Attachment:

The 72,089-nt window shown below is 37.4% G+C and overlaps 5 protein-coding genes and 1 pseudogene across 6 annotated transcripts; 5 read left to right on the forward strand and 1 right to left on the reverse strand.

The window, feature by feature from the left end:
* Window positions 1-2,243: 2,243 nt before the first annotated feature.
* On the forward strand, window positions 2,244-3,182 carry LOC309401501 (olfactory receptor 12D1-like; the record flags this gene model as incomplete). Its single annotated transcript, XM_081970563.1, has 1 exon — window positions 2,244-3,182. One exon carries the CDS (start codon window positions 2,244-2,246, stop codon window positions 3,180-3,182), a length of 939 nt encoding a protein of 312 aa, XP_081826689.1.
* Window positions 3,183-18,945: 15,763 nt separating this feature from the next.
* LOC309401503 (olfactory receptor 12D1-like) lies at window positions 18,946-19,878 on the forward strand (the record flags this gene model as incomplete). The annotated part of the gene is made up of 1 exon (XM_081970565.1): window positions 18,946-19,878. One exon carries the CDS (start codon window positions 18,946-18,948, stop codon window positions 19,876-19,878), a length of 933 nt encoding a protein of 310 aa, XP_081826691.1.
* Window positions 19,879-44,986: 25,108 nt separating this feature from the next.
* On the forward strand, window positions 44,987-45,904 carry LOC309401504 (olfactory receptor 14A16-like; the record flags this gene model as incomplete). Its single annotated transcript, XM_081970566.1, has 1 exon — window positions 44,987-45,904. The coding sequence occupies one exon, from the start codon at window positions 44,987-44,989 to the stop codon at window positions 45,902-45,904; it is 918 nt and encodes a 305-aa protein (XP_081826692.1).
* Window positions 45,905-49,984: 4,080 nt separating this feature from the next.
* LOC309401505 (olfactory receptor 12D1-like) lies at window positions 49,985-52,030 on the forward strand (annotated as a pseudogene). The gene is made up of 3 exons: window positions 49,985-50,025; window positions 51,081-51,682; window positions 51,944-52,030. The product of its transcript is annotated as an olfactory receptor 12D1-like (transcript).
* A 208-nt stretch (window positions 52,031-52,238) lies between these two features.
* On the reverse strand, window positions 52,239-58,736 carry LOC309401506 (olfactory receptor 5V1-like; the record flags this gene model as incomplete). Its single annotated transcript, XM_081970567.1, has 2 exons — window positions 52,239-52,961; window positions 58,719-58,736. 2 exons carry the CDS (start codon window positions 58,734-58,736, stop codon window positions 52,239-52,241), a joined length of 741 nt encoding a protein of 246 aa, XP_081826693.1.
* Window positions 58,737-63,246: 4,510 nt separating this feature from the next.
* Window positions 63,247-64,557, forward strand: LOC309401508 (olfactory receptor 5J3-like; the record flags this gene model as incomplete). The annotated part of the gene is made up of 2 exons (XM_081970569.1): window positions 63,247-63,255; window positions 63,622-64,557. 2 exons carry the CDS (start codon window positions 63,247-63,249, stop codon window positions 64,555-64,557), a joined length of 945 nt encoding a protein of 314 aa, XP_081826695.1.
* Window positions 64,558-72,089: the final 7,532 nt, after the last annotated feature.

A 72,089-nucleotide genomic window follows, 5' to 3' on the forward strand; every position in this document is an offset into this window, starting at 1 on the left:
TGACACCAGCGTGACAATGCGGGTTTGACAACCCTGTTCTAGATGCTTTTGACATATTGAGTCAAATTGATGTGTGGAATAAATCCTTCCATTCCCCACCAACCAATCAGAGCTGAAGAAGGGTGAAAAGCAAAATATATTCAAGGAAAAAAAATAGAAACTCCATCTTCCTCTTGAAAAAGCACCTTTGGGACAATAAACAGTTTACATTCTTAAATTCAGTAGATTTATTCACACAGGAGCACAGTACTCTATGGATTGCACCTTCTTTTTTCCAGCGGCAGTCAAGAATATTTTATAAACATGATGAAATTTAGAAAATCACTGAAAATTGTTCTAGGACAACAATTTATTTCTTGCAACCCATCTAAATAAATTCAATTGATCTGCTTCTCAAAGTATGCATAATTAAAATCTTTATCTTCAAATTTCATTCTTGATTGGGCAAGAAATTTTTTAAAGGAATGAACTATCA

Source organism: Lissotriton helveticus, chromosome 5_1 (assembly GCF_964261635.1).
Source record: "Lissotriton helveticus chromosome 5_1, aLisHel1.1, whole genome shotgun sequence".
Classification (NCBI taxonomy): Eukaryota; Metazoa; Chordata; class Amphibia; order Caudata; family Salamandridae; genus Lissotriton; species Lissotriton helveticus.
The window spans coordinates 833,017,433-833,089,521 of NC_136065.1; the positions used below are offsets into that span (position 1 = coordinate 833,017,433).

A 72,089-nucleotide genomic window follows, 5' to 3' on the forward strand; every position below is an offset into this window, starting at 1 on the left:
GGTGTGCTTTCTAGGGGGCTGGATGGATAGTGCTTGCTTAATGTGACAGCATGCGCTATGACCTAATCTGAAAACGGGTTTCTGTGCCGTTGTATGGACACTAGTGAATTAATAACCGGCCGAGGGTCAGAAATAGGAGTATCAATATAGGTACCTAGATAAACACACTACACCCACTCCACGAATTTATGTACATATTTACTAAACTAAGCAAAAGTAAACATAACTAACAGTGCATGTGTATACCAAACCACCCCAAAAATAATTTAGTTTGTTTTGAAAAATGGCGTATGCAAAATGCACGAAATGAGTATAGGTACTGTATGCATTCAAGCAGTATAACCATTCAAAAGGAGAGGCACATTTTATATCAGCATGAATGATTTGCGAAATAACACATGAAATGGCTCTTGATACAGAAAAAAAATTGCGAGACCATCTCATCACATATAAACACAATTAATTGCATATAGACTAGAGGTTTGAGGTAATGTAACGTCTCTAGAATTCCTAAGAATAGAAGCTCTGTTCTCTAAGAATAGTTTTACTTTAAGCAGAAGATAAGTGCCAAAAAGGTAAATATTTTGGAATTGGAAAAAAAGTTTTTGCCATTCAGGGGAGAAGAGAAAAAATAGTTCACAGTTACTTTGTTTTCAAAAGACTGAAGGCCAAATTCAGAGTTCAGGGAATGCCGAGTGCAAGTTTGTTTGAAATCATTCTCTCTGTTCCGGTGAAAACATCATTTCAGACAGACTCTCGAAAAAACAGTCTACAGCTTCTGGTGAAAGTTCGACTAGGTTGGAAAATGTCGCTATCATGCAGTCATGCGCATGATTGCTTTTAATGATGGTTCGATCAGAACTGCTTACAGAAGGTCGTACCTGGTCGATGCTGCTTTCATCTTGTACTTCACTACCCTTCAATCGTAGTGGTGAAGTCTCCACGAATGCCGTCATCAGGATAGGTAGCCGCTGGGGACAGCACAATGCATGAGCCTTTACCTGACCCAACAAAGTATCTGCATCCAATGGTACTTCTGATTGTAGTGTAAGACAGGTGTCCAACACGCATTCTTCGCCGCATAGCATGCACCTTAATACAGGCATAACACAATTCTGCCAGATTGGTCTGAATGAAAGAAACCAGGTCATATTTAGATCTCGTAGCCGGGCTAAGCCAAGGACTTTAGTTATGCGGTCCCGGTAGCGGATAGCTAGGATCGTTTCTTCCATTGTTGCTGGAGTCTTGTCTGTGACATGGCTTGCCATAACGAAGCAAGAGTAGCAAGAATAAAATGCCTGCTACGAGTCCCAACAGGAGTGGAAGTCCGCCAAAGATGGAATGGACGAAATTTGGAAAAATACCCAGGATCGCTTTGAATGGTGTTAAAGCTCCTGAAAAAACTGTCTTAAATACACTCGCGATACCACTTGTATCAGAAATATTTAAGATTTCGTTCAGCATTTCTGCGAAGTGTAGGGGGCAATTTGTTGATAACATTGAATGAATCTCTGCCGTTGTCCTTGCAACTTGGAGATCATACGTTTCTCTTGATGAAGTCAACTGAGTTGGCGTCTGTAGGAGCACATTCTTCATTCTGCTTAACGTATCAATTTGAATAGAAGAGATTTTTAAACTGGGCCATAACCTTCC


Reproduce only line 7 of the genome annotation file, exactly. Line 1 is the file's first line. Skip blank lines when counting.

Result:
* Window positions 19,879-44,986: 25,108 nt separating this feature from the next.